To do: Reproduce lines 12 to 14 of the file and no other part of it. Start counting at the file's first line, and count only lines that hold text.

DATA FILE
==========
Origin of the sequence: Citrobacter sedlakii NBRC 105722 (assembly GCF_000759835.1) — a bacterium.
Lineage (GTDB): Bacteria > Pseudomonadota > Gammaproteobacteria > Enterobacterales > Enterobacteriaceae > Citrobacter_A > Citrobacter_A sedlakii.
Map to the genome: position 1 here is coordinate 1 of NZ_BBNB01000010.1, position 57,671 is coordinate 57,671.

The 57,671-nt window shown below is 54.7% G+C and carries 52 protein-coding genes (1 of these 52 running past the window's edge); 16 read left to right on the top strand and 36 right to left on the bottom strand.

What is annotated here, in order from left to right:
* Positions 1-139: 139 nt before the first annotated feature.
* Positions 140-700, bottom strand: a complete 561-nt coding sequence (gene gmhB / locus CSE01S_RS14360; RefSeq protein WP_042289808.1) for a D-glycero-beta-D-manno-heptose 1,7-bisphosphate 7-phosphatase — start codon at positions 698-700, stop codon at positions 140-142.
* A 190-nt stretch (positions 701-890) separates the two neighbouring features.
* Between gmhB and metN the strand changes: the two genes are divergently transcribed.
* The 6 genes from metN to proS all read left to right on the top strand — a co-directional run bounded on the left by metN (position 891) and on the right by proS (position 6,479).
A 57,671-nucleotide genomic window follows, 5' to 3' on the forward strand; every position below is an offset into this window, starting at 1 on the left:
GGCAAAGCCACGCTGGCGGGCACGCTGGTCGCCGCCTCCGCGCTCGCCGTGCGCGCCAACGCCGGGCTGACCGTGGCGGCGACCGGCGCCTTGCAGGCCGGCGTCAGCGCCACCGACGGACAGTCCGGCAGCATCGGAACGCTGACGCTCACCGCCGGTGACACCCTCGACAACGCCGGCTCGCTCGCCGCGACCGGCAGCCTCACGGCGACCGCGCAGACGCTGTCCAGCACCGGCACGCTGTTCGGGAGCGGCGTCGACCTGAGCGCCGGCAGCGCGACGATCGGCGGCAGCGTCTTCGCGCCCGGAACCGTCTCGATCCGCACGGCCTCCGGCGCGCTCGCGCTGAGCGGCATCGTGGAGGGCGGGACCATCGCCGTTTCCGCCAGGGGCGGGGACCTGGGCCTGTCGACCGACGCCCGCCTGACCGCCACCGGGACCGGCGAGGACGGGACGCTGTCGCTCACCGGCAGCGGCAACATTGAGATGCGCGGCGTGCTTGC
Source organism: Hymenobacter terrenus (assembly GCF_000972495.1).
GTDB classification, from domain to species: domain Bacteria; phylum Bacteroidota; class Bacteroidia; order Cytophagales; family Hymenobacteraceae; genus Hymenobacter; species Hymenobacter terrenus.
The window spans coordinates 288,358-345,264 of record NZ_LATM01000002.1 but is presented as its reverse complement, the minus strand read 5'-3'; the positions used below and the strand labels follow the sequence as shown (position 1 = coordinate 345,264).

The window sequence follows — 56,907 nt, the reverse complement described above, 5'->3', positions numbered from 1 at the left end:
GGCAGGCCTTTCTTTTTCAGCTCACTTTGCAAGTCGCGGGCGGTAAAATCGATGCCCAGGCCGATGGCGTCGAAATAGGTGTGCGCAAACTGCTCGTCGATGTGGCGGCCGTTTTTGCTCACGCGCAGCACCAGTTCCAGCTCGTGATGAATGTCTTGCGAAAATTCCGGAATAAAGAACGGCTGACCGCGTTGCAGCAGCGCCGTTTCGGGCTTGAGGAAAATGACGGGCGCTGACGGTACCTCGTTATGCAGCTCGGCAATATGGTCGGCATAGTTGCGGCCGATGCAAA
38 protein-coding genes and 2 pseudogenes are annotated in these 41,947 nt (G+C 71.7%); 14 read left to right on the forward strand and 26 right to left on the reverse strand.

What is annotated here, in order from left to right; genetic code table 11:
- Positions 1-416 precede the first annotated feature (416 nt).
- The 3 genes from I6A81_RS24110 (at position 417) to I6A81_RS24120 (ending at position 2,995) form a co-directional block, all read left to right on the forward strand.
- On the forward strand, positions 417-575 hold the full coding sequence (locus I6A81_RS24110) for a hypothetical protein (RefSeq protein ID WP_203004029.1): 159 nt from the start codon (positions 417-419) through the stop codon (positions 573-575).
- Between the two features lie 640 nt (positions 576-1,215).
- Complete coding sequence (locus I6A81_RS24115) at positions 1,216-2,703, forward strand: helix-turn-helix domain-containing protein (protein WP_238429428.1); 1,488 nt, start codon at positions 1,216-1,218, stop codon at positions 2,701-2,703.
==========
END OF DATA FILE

GGCAAAGCCACGCTGGCGGGCACGCTGGTCGCCGCCTCCGCGCTCGCCGTGCGCGCCAACGCCGGGCTGACCGTGGCGGCGACCGGCGCCTTGCAGGCCGGCGTCAGCGCCACCGACGGACAGTCCGGCAGCATCGGAACGCTGACGCTCACCGCCGGTGACACCCTCGACAACGCCGGCTCGCTCGCCGCGACCGGCAGCCTCACGGCGACCGCGCAGACGCTGTCCAGCACCGGCACGCTGTTCGGGAGCGGCGTCGACCTGAGCGCCGGCAGCGCGACGATCGGCGGCAGCGTCTTCGCGCCCGGAACCGTCTCGATCCGCACGGCCTCCGGCGCGCTCGCGCTGAGCGGCATCGTGGAGGGCGGGACCATCGCCGTTTCCGCCAGGGGCGGGGACCTGGGCCTGTCGACCGACGCCCGCCTGACCGCCACCGGGACCGGCGAGGACGGGACGCTGTCGCTCACCGGCAGCGGCAACATTGAGATGCGCGGCGTGCTTGC
Source organism: Hymenobacter terrenus (assembly GCF_000972495.1).
GTDB classification, from domain to species: domain Bacteria; phylum Bacteroidota; class Bacteroidia; order Cytophagales; family Hymenobacteraceae; genus Hymenobacter; species Hymenobacter terrenus.